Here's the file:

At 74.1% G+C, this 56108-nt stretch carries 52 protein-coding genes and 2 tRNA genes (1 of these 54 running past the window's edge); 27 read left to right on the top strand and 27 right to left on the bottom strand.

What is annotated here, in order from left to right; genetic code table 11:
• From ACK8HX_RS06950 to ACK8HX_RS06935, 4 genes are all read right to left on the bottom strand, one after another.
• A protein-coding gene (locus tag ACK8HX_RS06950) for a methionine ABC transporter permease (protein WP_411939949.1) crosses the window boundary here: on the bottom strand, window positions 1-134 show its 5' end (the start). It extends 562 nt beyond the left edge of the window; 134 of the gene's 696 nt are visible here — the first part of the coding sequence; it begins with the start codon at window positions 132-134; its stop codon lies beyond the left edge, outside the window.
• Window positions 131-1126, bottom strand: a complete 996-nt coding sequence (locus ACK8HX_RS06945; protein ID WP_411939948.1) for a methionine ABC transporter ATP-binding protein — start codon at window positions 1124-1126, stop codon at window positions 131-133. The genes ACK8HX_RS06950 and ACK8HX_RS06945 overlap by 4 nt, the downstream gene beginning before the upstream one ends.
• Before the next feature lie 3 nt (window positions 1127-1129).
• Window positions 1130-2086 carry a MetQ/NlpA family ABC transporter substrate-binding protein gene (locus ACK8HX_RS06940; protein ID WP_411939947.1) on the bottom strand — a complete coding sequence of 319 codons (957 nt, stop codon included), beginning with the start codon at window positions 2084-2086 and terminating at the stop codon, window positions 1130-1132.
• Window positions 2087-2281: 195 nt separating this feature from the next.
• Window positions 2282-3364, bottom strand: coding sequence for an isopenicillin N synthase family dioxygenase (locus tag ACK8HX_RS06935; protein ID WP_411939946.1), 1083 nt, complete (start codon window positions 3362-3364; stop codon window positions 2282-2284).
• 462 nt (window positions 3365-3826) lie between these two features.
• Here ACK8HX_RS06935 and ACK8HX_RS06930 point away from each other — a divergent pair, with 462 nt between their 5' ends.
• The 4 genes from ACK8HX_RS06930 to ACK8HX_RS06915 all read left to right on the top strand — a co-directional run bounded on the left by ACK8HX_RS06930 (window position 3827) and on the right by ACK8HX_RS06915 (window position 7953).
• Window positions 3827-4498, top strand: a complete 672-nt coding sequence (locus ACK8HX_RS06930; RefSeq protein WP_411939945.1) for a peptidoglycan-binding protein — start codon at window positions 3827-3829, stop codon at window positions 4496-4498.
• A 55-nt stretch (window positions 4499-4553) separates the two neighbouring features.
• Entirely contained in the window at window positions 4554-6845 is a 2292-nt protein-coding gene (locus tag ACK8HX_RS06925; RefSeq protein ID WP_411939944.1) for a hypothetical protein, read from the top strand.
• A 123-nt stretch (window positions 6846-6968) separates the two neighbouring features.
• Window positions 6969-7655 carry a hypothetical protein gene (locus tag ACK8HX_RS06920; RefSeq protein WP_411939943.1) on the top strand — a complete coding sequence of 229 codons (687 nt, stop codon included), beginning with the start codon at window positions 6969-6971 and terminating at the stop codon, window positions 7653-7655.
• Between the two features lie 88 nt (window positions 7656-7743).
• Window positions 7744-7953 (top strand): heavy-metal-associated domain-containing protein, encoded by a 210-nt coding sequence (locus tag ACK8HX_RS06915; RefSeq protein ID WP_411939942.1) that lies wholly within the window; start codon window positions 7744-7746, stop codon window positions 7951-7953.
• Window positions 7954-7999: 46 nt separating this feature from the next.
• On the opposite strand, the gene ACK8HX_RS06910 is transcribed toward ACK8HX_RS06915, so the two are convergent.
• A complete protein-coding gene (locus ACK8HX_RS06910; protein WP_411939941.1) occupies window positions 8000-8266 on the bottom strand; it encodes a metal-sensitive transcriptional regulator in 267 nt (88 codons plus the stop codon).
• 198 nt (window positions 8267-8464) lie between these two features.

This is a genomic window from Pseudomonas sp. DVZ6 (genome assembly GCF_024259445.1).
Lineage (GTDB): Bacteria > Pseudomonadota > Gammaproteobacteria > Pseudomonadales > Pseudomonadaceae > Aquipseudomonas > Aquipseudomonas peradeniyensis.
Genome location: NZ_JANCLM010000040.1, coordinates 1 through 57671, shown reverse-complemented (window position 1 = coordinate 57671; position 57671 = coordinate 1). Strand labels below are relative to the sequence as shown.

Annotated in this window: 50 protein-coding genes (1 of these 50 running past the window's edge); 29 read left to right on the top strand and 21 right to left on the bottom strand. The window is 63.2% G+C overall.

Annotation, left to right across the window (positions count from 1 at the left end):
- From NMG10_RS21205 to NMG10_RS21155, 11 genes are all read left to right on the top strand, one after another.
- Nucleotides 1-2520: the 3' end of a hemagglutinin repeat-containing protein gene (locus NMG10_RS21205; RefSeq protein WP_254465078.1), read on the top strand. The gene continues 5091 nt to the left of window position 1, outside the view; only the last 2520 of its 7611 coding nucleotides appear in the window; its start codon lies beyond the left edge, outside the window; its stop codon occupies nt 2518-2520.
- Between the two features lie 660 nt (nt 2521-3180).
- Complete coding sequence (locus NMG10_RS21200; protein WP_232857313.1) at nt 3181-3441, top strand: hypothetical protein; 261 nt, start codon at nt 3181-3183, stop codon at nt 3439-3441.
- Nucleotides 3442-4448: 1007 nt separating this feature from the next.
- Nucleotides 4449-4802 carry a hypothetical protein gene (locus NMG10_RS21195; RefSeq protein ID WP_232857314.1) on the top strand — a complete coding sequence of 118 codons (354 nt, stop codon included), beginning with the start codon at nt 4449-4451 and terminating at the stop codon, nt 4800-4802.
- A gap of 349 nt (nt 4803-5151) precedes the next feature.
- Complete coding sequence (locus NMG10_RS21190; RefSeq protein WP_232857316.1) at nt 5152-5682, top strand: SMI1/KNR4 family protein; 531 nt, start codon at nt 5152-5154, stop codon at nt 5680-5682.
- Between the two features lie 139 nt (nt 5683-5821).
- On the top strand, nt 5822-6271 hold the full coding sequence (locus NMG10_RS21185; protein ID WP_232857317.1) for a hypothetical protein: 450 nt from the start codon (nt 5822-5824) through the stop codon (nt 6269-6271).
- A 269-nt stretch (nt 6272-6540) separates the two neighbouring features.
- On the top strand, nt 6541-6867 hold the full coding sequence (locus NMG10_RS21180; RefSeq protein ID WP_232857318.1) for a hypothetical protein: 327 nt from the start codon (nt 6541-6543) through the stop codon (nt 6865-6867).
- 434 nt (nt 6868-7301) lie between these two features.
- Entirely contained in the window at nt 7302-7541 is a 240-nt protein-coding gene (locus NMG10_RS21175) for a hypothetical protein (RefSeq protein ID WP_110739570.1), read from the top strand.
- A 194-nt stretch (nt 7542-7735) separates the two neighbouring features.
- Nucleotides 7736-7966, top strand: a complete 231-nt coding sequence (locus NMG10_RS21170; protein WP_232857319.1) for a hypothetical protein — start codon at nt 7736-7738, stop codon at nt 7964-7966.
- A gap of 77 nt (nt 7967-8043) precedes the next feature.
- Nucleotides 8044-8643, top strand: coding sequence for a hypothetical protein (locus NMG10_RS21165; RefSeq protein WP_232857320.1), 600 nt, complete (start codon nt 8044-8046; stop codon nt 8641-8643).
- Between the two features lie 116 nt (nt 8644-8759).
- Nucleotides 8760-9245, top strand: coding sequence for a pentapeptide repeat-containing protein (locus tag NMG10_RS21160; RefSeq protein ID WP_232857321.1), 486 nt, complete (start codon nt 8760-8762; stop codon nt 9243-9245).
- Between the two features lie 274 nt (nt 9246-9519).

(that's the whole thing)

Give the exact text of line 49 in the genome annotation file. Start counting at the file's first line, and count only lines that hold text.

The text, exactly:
- Between the two features lie 274 nt (nt 9246-9519).